Why Technical Manual Translation Is So Important
Technical manuals explain to the reader how to use a product or software program. Even a product as straightforward as a toaster is accompanied by a manual that explains how to use it and troubleshoot issues.
In some cases (like a toaster), the reader is likely to skim the manual and then stash it in a drawer in case of emergency. On the other hand, when renting a car, we do not typically read the manual cover-to-cover. But if a light pops up on the dashboard, we will refer to it for answers.
Technical manuals are vital in a range of industries, from consumer goods and home appliances to heavy machinery, manufacturing, and the automotive sector.
From a customer satisfaction standpoint, technical manual translation is a best practice. When the user manual is available in their language, customers can use the product safely and have a positive experience.
Clear instructions also help prevent accidents that can cause legal troubles for your company. A manufacturer doing business in Germany learned this the hard way after a mistranslated word, combined with a product defect, led to a lawsuit and a damaged reputation.
Regulations Regarding Translation of Technical Manuals
Technical manual translation also enables you to export your product to more markets.
In fact, depending on the market, availability of the technical documentation in local language may be mandatory: for example, if you are selling your product in Québec, the Charter of the French Language dictates that the manual must be available in French. Not only can you be fined by the government for non-compliance, but private citizens in Québec can also file for damages.
The European Union has strict guidelines around technical manual translation. For example, the rules regarding heavy machinery state, “All machinery must be accompanied by instructions in the Official Community language or languages of the Member State in which it is placed on the market and/or put into service.” Similar rules apply to medical devices and other electronic equipment.
What Your Language Services Provider Needs to Know When Translating Technical Manuals
When you begin working with a language services provider (LSP, for short), there are key elements of your technical manual translation project they need to know about beforehand.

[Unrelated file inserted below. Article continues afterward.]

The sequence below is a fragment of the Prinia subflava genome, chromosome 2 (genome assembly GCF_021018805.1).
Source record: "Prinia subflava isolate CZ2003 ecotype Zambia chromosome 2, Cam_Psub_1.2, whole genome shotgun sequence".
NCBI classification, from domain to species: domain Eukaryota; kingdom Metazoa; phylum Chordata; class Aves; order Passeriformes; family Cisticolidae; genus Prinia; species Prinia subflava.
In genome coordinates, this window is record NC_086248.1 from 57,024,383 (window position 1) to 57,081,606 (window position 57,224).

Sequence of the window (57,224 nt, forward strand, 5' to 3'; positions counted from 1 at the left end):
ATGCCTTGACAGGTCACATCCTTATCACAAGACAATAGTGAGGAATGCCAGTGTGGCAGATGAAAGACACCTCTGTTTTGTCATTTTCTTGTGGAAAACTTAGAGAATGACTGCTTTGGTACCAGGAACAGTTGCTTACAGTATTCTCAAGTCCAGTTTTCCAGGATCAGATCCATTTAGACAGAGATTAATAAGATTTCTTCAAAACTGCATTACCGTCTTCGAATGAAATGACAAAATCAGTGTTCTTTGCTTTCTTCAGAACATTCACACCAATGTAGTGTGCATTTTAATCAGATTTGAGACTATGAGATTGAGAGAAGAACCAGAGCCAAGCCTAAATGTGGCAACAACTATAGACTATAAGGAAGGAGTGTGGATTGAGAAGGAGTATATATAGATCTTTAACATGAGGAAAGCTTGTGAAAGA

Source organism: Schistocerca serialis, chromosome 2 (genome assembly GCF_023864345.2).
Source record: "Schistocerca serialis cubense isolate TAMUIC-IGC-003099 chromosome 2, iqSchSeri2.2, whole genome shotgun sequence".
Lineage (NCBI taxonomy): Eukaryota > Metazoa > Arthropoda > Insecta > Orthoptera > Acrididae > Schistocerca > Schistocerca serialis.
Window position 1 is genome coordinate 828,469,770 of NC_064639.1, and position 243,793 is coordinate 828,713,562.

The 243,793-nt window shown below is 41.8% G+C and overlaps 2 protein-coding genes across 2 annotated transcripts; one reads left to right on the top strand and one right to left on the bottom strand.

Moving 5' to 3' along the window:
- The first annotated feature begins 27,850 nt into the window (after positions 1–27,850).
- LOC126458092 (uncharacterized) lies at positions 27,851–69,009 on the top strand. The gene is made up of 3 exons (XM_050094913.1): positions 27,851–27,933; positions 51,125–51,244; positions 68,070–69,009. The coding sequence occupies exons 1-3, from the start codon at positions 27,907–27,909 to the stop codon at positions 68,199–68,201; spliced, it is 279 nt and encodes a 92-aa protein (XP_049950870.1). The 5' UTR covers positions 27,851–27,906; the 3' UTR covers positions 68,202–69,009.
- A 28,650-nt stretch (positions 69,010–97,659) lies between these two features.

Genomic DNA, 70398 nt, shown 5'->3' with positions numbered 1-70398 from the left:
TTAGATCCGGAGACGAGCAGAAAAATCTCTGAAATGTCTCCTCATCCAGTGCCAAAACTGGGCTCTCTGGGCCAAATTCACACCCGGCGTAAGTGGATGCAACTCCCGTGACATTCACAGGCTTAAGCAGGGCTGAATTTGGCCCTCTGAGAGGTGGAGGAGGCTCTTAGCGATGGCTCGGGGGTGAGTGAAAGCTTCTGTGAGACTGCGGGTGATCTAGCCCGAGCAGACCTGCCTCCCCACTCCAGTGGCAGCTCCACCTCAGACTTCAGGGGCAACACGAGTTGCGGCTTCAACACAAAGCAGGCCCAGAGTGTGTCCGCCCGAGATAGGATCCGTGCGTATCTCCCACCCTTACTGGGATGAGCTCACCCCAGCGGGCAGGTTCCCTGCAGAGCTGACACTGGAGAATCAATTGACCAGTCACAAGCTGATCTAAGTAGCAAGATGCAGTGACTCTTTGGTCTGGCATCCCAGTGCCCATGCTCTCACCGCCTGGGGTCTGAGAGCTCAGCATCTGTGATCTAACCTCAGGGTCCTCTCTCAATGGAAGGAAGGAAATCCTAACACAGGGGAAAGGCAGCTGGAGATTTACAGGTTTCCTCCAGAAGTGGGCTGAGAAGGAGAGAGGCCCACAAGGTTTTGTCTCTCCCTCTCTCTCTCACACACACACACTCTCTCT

- Filetype. As we have previously written, many file types are used in translating technical manuals. To ensure smooth translation process flow, your language services provider needs to know how to handle the file type in which the document is created and be able to perform post-translation desktop publishing (DTP)/typesetting in the required format.
- Target languages. Each language has its challenges – from right-to-left text (Arabic), double-byte characters (Chinese/Japanese), word growth (German), or even accented characters (Spanish/French). These nuances affect the layout, the font choice, and more when it comes to the final document.
- Target market. The terminology used in Québec and France can vary significantly. The same is true of Mexico and Spain. Your LSP needs to know your specific target market so that they can assign your technical manual translation project to the right linguists who live in your targeted market.
- Conditional text. Programs such as Adobe FrameMaker allow you to create multiple document versions using conditional text. For example, you could repurpose the same translated manual for use in Argentina and Uruguay, with minor differences such as addresses or allusions to regulations. If you are using conditional text, the LSP will need to know that so they can prepare the document correctly.
- Brand style guide. Many companies have detailed guidelines for their visual brand, from colours and imagery to specific fonts. Providing your LSP with the style guide outlining these guidelines will help ensure that they can reproduce the look and feel of the original in the translated version/s of the document.
Pre-Translation Steps for Translating Technical Manuals
Once you have supplied your LSP with the source document and the required specifics for the finished product, there is work to be done before technical manual translation can begin.
- Image localization. One common feature of technical manuals across industries is that they contain images, graphics, diagrams, and charts. Graphic elements need to be extracted and provided to your language services provider so that they can translate the text and localize the images (or reproduce them) in the language/s of the translation.
- Font selection. For translation into a language such as Chinese, Hindi, or Arabic, your LSP will review your brand guidelines and assess which fonts may be recommended for the translated text.
- Measurements conversion. Did you know that only three countries in the world, the U.S., Liberia, and Myanmar use the Imperial Measurement System? The rest of the world is using either Metric Measurement System or a combination of both.